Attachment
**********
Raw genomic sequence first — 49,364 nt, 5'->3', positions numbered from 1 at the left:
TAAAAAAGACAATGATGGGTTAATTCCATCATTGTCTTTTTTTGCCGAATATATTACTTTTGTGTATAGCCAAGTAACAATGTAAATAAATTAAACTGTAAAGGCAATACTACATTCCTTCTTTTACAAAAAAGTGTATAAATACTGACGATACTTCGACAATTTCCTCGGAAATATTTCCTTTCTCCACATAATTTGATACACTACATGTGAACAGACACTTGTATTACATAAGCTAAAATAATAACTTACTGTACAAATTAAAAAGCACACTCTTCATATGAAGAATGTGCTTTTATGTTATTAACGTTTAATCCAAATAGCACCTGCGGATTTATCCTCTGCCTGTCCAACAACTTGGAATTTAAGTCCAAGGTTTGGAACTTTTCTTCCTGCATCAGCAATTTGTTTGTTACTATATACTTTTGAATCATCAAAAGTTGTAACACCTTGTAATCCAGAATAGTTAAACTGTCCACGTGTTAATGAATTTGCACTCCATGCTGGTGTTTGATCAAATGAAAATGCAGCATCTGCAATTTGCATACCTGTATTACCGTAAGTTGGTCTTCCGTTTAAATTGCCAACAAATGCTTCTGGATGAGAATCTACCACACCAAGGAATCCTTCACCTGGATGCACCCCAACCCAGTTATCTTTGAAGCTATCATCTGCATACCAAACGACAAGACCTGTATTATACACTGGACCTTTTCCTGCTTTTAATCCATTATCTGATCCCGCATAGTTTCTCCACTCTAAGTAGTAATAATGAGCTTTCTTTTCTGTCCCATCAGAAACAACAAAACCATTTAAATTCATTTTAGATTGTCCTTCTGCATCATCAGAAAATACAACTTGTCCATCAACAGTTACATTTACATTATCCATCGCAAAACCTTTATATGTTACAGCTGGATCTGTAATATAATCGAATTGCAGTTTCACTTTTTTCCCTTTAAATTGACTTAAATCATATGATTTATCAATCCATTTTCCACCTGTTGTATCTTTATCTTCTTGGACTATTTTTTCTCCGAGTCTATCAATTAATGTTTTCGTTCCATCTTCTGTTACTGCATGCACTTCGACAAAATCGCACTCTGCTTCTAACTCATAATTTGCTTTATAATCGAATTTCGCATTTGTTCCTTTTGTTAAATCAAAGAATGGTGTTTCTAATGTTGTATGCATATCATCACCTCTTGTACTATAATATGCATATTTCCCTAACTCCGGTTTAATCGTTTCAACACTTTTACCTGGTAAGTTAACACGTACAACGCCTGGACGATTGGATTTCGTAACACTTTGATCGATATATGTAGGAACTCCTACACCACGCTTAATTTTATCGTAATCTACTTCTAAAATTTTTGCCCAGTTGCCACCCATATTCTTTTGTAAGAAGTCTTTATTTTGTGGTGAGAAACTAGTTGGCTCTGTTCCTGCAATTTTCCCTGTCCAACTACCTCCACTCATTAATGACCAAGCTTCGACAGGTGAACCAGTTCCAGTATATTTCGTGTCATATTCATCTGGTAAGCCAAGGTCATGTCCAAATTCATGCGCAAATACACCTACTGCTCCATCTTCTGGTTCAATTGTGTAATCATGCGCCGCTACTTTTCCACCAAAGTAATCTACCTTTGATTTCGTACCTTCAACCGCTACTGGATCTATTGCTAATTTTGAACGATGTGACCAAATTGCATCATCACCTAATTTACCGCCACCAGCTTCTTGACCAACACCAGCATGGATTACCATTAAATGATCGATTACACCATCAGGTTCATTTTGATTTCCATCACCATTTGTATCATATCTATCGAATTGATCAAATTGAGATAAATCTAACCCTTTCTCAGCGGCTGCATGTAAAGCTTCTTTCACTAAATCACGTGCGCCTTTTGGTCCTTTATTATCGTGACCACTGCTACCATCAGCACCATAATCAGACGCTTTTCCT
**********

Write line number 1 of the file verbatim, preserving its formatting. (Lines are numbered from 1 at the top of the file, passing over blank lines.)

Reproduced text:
Raw genomic sequence first — 49,364 nt, 5'->3', positions numbered from 1 at the left: